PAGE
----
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September 11, 1996 - Image 3

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Publication:
The Michigan Daily, 1996-09-11

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LocAL/STATE

The Michigan Daily - Wednesday, September 11, 1996-- 3

Northwestern
staffer fired after
racial comments
A Northwestern University registra-
tion employee was fired last Friday after
.tittering racial slurs to an Asian
American senior during student regis-
tration, according to the The Daily
Northwestern, the school's student
newspaper.
The employee, whom NU declined
to identify, reportedly said to senior
4oanna Chien, "Young lady, watch your
outh or go back to the Orient."
The comment stemmed from an
argument between Chien and the
employee that began when Chien asked
about a petition to graduate early.
In addition to the termination of the
employee, NU will also submit a writ-
ten apology to Chien, The Daily
Northwestern reported Monday.
Northwestern University Registrar
Donald Gwinn said that this is the only
lncident of its kind that he's seen in 20
~years.
"It was an isolated incident. One per-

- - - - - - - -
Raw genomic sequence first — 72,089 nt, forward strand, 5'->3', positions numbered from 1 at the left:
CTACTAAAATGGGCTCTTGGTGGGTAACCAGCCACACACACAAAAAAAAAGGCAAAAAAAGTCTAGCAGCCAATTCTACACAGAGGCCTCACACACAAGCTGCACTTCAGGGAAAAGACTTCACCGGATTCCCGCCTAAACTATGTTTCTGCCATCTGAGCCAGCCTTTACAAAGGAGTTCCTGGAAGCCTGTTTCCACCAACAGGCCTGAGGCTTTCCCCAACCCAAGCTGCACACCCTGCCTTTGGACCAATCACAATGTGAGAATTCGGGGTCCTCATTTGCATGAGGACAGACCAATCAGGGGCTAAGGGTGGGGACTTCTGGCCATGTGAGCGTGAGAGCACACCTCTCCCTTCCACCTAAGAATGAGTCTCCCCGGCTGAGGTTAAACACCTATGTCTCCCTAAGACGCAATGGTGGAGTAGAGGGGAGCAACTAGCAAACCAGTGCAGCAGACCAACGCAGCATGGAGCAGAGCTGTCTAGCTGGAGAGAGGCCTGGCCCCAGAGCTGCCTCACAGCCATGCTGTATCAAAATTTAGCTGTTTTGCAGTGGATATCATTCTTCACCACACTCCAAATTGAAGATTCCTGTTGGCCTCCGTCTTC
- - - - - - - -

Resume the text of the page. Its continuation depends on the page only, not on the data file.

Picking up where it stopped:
son got angry and overreacted and con-
fronted the student in an inappropriate
manner," Gwinn told The Daily
Northwestern.
Chien was reported as being general-
ly pleased with the administration's
response but was upset that she was not
given the name of the employee.
Campus Text
sues U Penn
The Philadelphia discount text com-
pany Campus Text filed suit against
,Barnes & Noble and the University of
Pennsylvania last Friday for allegedly
interfering with its business ventures,
The Daily Pennsylvanian reported
*onday.
The suit claims that U Penn hoped to
lessen competition between Campus
Toxt and The Book Store, which
8 rnes & Noble operates. Terry
Elizabeth Silva, Campus Text's attor-
ney, told The Daily Pennsylvanian, the
<school's student newspaper, that the